By Anna Merlan
By Lee Escobedo
By Alice Laussade
By Scott Reitz
By Claire Lawton
By Kiernan Maletsky
By Anna Merlan
It is so very nice when a movie completely outstrips the expectations conjured by its trailer, as is the case with The Dreamers. At first blush, this tale of three passionate youths caught up in the late-'60s Parisian countercultural revolution looked downright trite. Never mind that esteemed veteran director Bernardo Bertolucci was in charge--from all available clues, it appeared that we were in for nothing but a cheesy ménage-à-trois romp targeted at the idiotic Britney 'n' Justin generation, easily dismissed as Last Wanko in Paris. Ah, well, at least it wouldn't involve Keanu Reeves as Siddhartha. A seat was dutifully taken.
Sometimes it's nice to be wrong. The Dreamers is a real humdinger, at once an intimate romance, a glimpse into a rather unconventional friendship and a beautifully focused celebration of cinema itself. We'll address the capricious and abundant nudity and sexuality in a bit, as these elements are typically Bertoluccian, organic to the story and shouldn't be taken out of context, especially by frenzied finger-waggers. This movie is not for them anyway.
What we have here is a love story, played out via homages to classic movies, frank playfulness and good ol' ardor. These elements quickly conspire to unite Southern Californian transplant Matthew (Michael Pitt, Murder by Numbers) with new French friends Theo (Louis Garrel, Ceci est mon corps) and Isabelle (Eva Green, a fast-rising star making her indelible feature debut). Their common ground is established at the Cinematheque Française ("Only the French," exultingly proclaims Matthew in voice-over, "only the French would house a cinema in a palace!") and soon they're clicking. While it's never clear why Matthew, a student, is crashing in a crappy hotel, soon enough the initially mysterious Theo and Isabelle invite him for dinner, and a prolonged stay in their home ensues. When their left-of-center parents (Anna Chancellor and Florian Cadiou, both splendid) depart for a month's holiday, the relentlessly surprising siblings quickly weave seemingly staid Matthew into their weird, wild world.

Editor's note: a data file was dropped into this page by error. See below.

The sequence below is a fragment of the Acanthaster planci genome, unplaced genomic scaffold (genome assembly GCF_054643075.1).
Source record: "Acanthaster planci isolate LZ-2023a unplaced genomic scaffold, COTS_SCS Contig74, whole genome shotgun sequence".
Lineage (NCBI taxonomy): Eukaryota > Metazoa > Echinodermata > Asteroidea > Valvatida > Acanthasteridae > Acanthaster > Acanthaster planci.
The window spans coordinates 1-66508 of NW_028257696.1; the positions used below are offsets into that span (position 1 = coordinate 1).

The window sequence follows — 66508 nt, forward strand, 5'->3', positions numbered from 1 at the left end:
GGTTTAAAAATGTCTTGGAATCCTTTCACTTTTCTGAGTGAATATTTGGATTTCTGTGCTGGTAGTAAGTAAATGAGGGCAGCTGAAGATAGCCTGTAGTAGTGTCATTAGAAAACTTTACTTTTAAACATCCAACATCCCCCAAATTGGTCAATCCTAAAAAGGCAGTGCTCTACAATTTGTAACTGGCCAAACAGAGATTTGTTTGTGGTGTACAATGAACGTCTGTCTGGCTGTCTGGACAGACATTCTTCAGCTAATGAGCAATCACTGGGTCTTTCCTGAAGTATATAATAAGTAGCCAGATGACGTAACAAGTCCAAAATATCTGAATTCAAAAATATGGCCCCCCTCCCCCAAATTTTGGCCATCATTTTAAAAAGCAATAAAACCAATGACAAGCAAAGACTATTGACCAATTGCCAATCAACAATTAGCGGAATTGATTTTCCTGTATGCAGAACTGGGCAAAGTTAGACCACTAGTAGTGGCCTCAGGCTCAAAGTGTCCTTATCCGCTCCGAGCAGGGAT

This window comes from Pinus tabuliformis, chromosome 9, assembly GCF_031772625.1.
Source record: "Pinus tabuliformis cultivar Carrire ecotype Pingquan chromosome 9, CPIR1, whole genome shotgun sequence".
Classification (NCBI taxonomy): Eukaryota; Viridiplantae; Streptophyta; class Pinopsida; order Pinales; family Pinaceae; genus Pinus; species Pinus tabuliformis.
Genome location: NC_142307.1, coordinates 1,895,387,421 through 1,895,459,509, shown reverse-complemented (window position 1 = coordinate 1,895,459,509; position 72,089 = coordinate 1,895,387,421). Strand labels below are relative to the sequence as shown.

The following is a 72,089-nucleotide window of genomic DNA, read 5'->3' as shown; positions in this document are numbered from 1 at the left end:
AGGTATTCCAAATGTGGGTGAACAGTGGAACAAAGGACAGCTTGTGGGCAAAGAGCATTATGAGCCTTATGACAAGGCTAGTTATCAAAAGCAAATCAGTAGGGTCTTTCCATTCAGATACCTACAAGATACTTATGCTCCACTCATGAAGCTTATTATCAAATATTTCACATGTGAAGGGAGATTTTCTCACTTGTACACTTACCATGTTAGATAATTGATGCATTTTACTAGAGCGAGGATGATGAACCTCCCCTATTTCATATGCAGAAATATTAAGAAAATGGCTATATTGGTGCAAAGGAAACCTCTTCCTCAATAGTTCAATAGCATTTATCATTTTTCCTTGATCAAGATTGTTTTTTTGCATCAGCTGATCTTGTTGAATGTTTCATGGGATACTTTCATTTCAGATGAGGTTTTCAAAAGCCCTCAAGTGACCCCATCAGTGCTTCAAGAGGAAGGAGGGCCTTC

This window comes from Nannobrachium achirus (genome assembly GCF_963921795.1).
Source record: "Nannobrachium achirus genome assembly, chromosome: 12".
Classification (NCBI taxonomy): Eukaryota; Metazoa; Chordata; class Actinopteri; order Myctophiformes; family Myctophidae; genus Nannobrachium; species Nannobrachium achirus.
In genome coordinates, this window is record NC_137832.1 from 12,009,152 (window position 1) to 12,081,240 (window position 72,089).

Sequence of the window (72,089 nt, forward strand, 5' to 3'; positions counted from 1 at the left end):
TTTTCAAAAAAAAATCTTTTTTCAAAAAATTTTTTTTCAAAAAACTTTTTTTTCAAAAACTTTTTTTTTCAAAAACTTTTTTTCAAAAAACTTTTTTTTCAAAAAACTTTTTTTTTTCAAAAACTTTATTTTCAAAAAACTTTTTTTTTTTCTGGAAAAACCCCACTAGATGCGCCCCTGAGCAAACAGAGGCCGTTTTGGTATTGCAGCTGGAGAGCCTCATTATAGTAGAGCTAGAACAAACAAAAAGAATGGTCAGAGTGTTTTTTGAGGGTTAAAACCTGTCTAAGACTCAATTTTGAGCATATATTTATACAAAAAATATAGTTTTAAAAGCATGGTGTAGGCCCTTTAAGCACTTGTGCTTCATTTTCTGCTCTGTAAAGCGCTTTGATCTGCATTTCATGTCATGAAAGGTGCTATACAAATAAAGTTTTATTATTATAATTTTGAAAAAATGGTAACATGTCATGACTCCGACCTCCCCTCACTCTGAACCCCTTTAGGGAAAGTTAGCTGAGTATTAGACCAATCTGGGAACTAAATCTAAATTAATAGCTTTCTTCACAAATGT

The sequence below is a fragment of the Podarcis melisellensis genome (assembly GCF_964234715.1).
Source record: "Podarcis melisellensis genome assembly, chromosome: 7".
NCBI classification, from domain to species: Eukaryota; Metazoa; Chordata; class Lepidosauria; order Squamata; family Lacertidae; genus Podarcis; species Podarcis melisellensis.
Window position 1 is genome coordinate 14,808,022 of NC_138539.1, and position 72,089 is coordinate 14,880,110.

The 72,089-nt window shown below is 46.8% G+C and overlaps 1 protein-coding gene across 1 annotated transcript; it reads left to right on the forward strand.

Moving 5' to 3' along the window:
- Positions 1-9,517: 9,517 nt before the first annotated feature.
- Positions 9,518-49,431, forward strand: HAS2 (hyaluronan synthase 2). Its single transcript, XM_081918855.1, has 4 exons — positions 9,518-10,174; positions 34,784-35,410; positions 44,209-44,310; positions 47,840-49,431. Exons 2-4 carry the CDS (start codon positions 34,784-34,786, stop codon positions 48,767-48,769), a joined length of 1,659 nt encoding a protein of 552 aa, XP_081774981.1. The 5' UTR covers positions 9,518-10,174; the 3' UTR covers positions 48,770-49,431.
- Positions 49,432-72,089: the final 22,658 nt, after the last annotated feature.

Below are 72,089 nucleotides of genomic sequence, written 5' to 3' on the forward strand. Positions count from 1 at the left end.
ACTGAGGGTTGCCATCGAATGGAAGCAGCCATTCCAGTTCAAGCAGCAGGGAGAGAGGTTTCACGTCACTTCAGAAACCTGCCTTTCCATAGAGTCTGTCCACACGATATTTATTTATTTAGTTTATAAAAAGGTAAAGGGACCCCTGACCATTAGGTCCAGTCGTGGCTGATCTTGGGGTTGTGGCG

While it's potentially nauseating to experience yet another dusty boomer blathering about how frickin' great the '60s were (man), Bertolucci breathes fresh air into the concept. He's so good he can wring life from the breaking of a few eggs--a visual metaphor as rudimentary as they come.
It's the spring of 1968, the Cinematheque's Henry Langlois is being sacked after contributing inestimably to the French New Wave and political riots are breaking out all over the place. All significant wide-shots, indeed, but much as in the recent Kent State-era drama The Year That Trembled, the power and poetry lie in the close-ups. Like his beloved geeks who insist on sitting in the front row, Bertolucci wants us to receive his characters as directly as possible, and very fluidly we are there. It's probably the finest revisiting of the era since the utterly wonderful Withnail & I.
Credit is also due to screenwriter and former London Independent film critic Gilbert Adair (here adapting his 1988 novel The Holy Innocents)for crafting scenes that challenge both the audience and the actors. At first, all is merely jovial, as the trio emulates scenes from their favorite films (notably Bande à part and Freaks) and rock out to the Dead-at-27 Club: Janis and Jimi and Jim. But soon Matthew finds himself a catalyst for metamorphosis in his friends' perversely symbiotic relationship--with unpredictable results. The film doesn't come right out and say it, but he's the product of American Puritanism unleashed in Bohemia, and when all three are sharing a bath together and literally steeping in Isabelle's monthly bill, the connotation is clear: These kids crave each other on a primal level.
The movie is fun, too. Particularly amusing are the pop-culture tiffs between Matthew and Theo, wherein it becomes obvious--via praising Chaplin as superior to Keaton or taking on the impossible task of defending Eric Clapton's existence--that the French lad has no idea what he's talking about. As an engaging stranger-in-a-strange-land film, The Dreamers also perches head and shoulders above cute but absurdly overrated sketches like Lost in Translation or L'Auberge espagnole. And unlike those attempts, it doesn't feel constipated or implausible in its sexual dimension.
Speaking of which, yes, the film is as horny as all get-out. Unabashedly honest about youthful sexuality, it depicts just about everything in fairly graphic detail, except for the mutual schlong-slurping the trailer seems to imply. Its candor is refreshing. The movie is just the dose of relatable mainstream art the U.S. cinema desperately requires. It also serves the bastards at the MPAA right for slapping an R rating on a perfect family film like I Capture the Castle last year, for only a couple of enjoyable but innocuous boob shots. Take this, you silly, silly prudes. Vive le NC-17!
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